Dario Giugliano, MD; Rita Acampora, MD; Raffaele Marfella, MD; Nicoletta De Rosa, MD; Patrizia Ziccardi, MD; Raffaele Ragone, PhD; Lorenita De Angelis, MD; Felice D'Onofrio, MD
Giugliano D, Acampora R, Marfella R, De Rosa N, Ziccardi P, Ragone R, et al. Metabolic and Cardiovascular Effects of Carvedilol and Atenolol in Non-Insulin-Dependent Diabetes Mellitus and Hypertension: A Randomized, Controlled Trial. Ann Intern Med. 1997;126:955-959. doi: 10.7326/0003-4819-126-12-199706150-00004
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Published: Ann Intern Med. 1997;126(12):955-959.
Diabetic patients are considered less suitable than nondiabetic patients for β-blocker therapy because of the risk for worsened glucose and lipid metabolism and more severe hypoglycemic attacks.
To compare the metabolic and cardiovascular effects of carvedilol with those of atenolol in diabetic patients with hypertension.
Randomized, double-blind, 24-week trial.
University hospital clinic.
45 patients with non–insulin-dependent diabetes mellitus and hypertension.
After a 4- to 6-week run-in period during which placebo was given in a single-blind manner, patients were randomly assigned to carvedilol or atenolol.
An oral glucose tolerance test; assessment of insulin sensitivity and hormonal responses to insulin hypoglycemia; and assessment of lipid levels, blood pressure, left ventricular mass, and lipid peroxidation.
Changes in systolic and diastolic blood pressure and left ventricular mass index were similar with carvedilol and atenolol (P > 0.2). Fasting plasma glucose and insulin levels decreased with carvedilol and increased with atenolol. Responses to carvedilol were greater than those to atenolol, as follows: increase in total glucose disposal, 9.54 µmol/kg of body weight per minute (95% CI, 7 to 11.9 µmol/kg per minute); decrease in plasma glucose response to oral glucose, 61 mmol/L × 180 minutes (CI, −101 to −21 mmol/L × 180 minutes); decrease in insulin response to oral glucose, 6.2 nmol/L × 180 minutes (CI, −9.8 to −2.6 nmol/L × 180 minutes); decrease in triglyceride level, 0.56 mmol/L (CI, −0.75 to −0.37 mmol/L; P < 0.001); increase in high-density lipoprotein cholesterol level, 0.13 mmol/L (CI, 0.09 to 0.17 mmol/L; P < 0.001); and decrease in lipid peroxidation, 0.25 µmol/L (CI, −0.34 to −0.16µmol/L).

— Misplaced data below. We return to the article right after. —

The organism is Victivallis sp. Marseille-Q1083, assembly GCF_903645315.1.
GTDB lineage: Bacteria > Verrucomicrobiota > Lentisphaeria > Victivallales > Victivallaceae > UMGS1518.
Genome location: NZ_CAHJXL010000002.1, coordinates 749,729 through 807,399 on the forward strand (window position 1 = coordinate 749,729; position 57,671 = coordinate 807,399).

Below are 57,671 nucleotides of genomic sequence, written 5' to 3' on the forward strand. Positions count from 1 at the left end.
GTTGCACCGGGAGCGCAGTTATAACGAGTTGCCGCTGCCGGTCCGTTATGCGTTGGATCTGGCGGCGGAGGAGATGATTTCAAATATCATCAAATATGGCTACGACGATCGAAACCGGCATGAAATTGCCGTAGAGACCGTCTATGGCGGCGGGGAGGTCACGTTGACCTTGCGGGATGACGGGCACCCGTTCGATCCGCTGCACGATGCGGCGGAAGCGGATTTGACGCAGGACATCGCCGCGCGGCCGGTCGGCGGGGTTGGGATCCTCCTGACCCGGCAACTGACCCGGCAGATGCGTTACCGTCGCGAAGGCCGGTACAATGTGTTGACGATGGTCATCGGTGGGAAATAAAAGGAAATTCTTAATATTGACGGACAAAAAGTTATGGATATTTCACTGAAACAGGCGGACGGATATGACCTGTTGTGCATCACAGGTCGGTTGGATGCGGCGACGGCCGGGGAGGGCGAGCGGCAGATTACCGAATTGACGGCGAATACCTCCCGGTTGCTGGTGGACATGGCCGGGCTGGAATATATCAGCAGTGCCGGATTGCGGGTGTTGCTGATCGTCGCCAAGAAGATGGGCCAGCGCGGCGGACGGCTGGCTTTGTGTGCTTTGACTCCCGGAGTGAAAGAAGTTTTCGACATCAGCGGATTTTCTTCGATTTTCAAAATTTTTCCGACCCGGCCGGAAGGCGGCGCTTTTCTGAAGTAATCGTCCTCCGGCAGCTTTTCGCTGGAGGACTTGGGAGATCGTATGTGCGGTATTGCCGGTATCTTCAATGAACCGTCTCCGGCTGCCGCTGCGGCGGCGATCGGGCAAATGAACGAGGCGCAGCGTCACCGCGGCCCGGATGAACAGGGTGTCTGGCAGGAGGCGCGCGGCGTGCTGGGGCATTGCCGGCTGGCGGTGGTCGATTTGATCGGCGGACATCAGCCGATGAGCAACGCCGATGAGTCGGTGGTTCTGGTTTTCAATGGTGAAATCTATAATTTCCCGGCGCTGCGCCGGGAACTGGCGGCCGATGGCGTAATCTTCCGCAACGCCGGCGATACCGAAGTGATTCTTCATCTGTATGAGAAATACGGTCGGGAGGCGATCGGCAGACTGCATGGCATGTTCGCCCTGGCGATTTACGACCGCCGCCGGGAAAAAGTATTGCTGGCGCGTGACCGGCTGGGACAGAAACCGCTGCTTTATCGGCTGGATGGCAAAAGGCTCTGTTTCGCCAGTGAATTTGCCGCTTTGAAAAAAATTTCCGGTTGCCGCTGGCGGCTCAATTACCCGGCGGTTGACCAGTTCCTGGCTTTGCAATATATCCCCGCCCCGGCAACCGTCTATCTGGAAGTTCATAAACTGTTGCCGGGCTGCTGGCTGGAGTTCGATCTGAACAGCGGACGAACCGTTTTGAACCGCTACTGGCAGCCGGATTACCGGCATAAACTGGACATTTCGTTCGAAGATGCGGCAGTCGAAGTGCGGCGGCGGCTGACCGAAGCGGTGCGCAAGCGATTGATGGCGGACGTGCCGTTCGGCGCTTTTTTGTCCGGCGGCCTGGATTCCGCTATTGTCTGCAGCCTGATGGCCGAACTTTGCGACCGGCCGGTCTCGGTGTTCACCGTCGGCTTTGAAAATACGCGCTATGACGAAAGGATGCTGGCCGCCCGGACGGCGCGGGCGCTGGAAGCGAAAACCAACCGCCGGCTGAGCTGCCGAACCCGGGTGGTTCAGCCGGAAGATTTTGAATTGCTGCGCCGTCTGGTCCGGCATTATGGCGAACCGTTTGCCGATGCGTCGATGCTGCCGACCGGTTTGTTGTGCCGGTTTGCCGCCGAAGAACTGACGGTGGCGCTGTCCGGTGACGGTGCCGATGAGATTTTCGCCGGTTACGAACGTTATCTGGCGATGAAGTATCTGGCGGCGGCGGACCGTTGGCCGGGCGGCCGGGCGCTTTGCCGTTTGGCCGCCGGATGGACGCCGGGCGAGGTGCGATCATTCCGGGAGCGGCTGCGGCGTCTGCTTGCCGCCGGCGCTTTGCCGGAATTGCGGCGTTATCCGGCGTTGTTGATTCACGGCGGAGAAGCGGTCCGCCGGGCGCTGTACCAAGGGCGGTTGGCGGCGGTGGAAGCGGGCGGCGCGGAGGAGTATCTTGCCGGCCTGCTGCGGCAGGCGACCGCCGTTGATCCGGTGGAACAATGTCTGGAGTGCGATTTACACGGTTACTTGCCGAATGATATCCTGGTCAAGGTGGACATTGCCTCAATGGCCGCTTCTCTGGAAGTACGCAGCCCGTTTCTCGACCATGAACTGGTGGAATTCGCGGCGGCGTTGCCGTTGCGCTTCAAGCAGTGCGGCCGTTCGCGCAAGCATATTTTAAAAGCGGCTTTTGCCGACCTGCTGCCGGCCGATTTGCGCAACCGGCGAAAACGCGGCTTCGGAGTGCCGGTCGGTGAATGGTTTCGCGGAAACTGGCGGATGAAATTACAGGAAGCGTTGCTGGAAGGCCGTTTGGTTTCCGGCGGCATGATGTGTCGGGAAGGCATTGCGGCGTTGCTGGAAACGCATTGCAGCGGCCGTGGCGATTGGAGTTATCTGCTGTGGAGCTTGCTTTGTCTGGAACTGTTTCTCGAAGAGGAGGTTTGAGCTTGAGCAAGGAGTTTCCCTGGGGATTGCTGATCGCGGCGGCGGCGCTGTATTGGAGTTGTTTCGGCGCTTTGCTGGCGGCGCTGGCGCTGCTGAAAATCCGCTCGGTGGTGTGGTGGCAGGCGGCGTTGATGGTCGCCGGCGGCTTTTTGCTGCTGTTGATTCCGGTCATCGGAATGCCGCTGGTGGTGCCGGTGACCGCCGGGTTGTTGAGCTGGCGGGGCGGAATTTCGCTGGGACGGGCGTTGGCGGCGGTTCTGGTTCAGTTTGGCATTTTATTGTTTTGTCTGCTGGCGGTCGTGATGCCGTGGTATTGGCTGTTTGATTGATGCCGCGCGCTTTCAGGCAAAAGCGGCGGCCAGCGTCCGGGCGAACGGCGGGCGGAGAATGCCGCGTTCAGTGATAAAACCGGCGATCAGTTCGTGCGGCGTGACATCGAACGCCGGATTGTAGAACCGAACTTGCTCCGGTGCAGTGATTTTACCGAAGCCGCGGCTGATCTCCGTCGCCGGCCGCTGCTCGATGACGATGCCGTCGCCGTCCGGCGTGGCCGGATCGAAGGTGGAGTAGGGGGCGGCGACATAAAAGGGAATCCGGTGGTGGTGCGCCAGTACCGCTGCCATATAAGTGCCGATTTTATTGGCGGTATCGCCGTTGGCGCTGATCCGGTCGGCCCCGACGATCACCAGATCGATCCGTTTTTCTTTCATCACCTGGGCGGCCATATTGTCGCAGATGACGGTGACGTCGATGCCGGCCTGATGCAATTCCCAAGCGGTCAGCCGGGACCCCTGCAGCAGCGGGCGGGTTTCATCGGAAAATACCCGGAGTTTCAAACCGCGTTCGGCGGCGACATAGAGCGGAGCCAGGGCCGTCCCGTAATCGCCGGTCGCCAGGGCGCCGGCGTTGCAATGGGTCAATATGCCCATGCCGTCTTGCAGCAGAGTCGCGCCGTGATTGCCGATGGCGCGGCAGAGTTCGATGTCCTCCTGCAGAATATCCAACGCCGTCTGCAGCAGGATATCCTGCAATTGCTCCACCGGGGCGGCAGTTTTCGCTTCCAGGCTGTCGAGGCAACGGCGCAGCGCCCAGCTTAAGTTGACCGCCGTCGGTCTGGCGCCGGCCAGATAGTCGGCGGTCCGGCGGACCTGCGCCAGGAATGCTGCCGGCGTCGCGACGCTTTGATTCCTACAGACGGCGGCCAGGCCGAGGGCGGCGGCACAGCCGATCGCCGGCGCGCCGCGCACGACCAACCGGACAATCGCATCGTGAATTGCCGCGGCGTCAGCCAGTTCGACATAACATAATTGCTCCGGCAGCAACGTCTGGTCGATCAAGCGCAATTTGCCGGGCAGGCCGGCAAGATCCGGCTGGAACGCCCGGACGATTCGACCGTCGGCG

By improving glucose and lipid metabolism and reducing lipid peroxidation, carvedilol may offer advantages in patients with diabetes and hypertension.
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Cardiology, Coronary Risk Factors, Diabetes, Endocrine and Metabolism, Hypertension.
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Print ISSN: 0003-4819 | Online ISSN: 1539-3704
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